To detect a problem with the body's electrolyte balance.
As part of routine blood testing, or when your doctor suspects that you have an imbalance of one of the electrolytes (usually sodium or potassium), or if your doctor suspects an acid-base imbalance. Electrolytes may also be checked if you are prescribed certain drugs, particularly diuretics or ACE inhibitors.
A blood sample taken from a vein in the arm
Electrolytes are minerals that are found in body tissues and blood in the form of dissolved salts. As electrically charged particles, electrolytes help move nutrients into and wastes out of the body's cells, maintain a healthy water balance, and help stabilise the body's acid/base (pH) level. Electrolytes are usually measured as part of a renal profile which measures the main electrolytes in the body, sodium (Na+), potassium (K+), together with creatinine and/or urea, and may occasionally include chloride (Cl-) and/or bicarbonate (HCO3-).
Most of the body's sodium is found in the extracellular fluid (ECF), outside of the body’s cells, where it helps to regulate the amount of water in your body. Potassium is found mainly inside the body’s cells. A small but vital amount of potassium is found in the plasma, the liquid portion of the blood. Monitoring potassium is important as small changes in the plasma K+ concentration can affect the heart’s rhythm and ability to contract. Chloride travels in and out of the cells to help maintain electrical neutrality, and its level usually mirrors that of sodium. The primary role of bicarbonate, which is excreted and reabsorbed by the kidneys, is to help maintain a stable pH level and, secondarily, to help maintain electrical neutrality.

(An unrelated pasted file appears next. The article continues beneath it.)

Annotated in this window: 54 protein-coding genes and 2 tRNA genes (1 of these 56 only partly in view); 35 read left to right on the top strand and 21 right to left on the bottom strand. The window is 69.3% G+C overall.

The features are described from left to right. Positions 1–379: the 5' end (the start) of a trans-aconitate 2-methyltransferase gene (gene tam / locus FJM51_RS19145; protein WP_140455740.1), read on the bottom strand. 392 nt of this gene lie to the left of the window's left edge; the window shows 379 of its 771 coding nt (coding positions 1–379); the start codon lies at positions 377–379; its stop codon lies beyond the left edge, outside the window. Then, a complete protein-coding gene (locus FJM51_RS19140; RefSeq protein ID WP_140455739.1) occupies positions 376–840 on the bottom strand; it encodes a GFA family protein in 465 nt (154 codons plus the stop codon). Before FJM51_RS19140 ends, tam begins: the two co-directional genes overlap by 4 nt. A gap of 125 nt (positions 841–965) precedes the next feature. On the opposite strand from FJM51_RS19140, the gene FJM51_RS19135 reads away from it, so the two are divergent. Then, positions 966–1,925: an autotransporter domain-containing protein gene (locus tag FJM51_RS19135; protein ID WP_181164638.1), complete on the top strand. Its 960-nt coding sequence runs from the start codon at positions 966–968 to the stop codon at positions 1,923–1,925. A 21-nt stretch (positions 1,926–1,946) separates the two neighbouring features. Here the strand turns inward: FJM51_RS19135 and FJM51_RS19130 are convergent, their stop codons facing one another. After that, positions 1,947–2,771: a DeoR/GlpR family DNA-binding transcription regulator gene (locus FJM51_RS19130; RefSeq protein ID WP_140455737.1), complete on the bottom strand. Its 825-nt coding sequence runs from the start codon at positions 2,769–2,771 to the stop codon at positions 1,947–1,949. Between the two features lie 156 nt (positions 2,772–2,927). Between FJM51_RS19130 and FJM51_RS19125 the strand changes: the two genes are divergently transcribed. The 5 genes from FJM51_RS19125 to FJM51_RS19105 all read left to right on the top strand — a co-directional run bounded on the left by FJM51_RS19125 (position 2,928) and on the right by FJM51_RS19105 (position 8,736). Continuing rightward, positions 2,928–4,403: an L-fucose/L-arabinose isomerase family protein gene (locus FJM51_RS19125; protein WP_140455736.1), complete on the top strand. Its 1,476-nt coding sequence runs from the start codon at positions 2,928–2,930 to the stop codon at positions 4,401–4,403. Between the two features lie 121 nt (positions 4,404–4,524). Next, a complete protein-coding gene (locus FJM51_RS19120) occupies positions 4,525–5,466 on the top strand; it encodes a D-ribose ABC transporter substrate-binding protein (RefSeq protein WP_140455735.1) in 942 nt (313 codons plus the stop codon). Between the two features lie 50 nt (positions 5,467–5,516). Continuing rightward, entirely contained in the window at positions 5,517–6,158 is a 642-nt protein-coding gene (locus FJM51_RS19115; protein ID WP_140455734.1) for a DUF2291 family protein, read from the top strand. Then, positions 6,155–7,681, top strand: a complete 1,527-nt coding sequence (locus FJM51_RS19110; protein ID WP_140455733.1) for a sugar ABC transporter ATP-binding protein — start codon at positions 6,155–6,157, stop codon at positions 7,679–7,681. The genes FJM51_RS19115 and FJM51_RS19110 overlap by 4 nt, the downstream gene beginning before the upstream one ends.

Your diet provides sodium, potassium, and chloride; your kidneys excrete them. Your lungs provide oxygen and regulate CO2 which is in balance with the bicarbonate level in plasma. The balance of these chemicals is an indication of the functional well-being of several basic body functions, including those performed by the kidneys and heart.
A related "test" is the anion gap, which is actually a calculated value. It reflects the difference between the positively charged ions (called cations) and the negatively charged ions (called anions). There is more than one formula: one is sodium minus (chloride plus bicarbonate) and the other is (sodium plus potassium) minus (chloride plus bicarbonate). The occurrence of an abnormal anion gap reflects an unusual presence of some kind of charged particle in the blood. It is non-specific but can suggest certain kinds of metabolic abnormalities, such as starvation or diabetes, or the presence of a toxic substance, such as oxalate, glycolate, or aspirin.
How is the sample collected for testing?
A blood sample is taken by needle from a vein in the arm.
Is any test preparation needed to ensure the quality of the sample?
No test preparation is needed.
How is it used?
Electrolyte measurements are used to screen for an electrolyte or pH imbalance and to monitor the effect of treatment on a known imbalance that is affecting bodily organ function. Since electrolytes are often abnormal in a variety of acute (short term) and chronic (long term) illnesses, they are frequently requested in hospitalised patients.
When is it requested?
What does the test result mean?
Electrolyte levels are affected by how much is taken in through your diet, the amount of water in your body, and the quantity of electrolytes excreted by your kidneys. They are also affected by hormones, especially aldosterone, a hormone that retains sodium in the body but increases the loss of potassium.